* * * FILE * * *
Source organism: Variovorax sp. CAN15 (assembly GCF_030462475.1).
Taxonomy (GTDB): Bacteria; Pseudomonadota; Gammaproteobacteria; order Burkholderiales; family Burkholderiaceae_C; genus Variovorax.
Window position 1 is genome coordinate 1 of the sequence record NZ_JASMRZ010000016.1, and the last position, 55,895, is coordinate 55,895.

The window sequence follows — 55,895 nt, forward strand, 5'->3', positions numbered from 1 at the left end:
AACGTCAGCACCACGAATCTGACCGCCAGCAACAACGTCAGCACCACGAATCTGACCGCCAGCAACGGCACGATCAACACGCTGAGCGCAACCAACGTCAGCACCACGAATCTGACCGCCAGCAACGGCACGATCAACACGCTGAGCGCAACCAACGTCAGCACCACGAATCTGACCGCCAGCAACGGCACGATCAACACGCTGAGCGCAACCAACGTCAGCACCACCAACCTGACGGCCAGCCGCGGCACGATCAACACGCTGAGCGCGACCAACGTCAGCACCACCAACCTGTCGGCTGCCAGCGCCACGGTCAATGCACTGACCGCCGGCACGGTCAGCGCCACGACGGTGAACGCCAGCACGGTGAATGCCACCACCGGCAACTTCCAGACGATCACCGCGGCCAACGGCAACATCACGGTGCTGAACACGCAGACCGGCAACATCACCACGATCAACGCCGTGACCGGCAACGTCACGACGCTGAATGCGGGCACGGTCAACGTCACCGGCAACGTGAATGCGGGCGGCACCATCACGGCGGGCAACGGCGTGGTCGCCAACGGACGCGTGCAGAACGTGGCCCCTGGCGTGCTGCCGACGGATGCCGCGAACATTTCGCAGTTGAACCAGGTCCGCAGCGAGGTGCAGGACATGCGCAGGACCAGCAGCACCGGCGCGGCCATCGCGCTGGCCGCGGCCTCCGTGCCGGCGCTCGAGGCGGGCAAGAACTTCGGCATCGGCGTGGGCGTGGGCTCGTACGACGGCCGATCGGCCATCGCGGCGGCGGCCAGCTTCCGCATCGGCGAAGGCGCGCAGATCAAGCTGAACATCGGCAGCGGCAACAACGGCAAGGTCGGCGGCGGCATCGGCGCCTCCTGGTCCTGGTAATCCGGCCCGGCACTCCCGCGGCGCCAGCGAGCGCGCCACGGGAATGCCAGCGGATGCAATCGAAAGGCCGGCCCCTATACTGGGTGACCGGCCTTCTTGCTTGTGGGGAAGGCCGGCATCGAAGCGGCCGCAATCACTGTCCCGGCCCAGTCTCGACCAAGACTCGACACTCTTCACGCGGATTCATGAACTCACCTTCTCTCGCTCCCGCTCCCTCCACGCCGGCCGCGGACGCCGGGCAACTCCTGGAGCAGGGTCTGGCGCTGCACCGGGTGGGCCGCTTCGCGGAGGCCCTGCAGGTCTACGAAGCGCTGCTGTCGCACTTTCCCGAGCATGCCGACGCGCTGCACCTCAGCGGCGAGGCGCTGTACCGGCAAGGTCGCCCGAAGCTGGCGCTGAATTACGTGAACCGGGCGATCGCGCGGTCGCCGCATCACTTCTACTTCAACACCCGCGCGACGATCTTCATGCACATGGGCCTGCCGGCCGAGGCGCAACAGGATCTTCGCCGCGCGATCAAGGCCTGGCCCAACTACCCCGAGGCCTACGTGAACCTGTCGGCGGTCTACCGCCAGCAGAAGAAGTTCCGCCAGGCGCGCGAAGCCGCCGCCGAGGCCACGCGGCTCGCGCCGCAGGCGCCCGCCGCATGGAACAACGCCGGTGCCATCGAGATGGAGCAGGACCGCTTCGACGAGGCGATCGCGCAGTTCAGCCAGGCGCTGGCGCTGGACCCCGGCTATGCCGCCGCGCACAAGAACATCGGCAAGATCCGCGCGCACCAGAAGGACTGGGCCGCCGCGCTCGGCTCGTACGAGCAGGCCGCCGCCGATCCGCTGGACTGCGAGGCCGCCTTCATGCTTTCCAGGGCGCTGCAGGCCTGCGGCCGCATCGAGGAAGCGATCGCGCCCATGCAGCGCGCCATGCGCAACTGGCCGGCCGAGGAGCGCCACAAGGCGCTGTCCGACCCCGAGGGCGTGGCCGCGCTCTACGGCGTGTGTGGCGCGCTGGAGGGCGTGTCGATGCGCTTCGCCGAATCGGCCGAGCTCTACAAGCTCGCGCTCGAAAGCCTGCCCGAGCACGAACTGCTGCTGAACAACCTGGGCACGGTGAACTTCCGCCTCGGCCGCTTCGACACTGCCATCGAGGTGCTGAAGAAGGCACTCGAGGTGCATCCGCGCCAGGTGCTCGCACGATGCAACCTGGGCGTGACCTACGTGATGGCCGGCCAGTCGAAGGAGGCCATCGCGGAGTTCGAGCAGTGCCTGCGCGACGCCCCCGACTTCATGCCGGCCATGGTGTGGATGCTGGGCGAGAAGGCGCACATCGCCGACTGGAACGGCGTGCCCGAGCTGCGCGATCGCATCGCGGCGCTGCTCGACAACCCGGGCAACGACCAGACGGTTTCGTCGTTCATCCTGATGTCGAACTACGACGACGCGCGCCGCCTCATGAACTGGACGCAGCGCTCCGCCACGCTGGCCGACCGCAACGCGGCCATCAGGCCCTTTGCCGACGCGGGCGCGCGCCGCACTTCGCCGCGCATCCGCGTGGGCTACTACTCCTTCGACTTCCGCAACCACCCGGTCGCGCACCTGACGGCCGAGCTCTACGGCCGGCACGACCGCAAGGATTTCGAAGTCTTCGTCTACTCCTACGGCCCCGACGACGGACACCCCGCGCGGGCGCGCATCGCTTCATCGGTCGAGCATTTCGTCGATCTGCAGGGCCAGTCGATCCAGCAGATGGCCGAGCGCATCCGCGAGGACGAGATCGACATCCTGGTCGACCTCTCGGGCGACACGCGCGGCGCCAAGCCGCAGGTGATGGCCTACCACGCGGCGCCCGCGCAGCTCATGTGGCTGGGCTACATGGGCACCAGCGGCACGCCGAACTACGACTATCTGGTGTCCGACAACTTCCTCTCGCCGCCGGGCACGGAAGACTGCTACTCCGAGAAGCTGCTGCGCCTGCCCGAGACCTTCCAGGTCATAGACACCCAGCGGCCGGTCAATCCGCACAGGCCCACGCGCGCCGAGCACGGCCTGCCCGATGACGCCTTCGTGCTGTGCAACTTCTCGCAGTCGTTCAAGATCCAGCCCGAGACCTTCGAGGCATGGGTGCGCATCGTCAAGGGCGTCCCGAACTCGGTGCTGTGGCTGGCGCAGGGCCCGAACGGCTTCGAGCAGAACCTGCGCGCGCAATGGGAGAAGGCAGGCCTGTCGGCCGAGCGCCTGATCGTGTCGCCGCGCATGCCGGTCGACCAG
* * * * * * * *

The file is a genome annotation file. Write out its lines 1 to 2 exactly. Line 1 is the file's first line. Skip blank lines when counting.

Source organism: Variovorax sp. CAN15 (assembly GCF_030462475.1).
Taxonomy (GTDB): Bacteria; Pseudomonadota; Gammaproteobacteria; order Burkholderiales; family Burkholderiaceae_C; genus Variovorax.